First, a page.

You are most welcome in Uganda
I haven't been to Uganda for three years, which I regret, because it's one of my favorite places in Africa. Kampala was the first African capital I visited, and its oft-remarked upon charms -- sun-kissed hills, laid-back vibe, freewheeling media, generally cool people -- made me think I could survive a long posting on the continent. "Africa for Beginners," I like to call it, even though this place, like others, is much more complicated than that. (Read the Economist's recap of the recent political unrest.)
I once rode with a taxi driver named Lawrence. He inverted his "L's" and "R's" -- a common linguistic quirk in Kampala -- so for several days I thought his name was Rawlings. It wasn't until we parted ways at the airport, sharing a warm hug, that he saw the way I'd misspelled his name in my phone. He looked ashen.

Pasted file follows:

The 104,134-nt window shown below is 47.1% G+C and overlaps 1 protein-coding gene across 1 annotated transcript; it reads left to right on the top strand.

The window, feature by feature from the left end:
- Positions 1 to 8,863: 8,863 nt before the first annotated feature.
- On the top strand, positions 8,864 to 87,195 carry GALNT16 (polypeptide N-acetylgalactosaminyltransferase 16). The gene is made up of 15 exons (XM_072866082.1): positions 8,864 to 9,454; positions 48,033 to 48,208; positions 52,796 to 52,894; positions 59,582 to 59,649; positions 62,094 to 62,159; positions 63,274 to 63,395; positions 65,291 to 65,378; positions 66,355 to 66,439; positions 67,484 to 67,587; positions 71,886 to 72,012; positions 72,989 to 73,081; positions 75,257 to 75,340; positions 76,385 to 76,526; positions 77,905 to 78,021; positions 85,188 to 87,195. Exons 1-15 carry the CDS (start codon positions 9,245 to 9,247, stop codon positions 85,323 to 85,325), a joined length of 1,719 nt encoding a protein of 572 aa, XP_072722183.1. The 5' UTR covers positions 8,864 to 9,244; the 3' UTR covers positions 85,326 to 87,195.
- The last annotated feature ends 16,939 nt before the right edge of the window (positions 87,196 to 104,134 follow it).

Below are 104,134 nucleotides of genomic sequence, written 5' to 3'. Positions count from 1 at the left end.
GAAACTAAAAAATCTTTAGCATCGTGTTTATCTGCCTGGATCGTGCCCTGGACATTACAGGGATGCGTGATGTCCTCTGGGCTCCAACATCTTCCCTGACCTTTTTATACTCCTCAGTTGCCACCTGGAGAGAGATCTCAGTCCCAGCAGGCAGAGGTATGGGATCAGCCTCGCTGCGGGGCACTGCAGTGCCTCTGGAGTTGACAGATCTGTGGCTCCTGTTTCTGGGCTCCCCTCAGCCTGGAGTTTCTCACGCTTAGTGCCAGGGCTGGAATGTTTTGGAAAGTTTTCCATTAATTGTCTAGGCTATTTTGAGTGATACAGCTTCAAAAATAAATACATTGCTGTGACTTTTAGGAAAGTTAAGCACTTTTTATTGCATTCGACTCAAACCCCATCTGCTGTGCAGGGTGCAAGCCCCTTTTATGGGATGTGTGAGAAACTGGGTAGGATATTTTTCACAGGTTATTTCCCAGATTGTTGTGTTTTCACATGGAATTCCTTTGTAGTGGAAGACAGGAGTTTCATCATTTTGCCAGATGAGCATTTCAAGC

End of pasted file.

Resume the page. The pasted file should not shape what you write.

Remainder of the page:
Before heading back to Kampala yesterday, I dug out Lawrence's number. I dialed it this morning and at the other end there was a very happy voice. I didn't even have to introduce myself. "I had given up on you!" Lawrence said. He'd saved my number, too.
So many people in Africa seem to save phone numbers of faraway people like me. It makes calls to onetime acquaintances feel like long-awaited reunions. A lot of correspondents are more judicious about handing out their numbers; mine are printed on my business cards, for better or worse.
Some people flash or text more often than you'd like, and once in awhile someone will find your number to ask for money. But usually the relationship remains pleasantly dormant until you turn up in country again.
After we arranged to meet this week, Lawrence said exuberantly, "You are most welcome in Uganda!" And I felt it.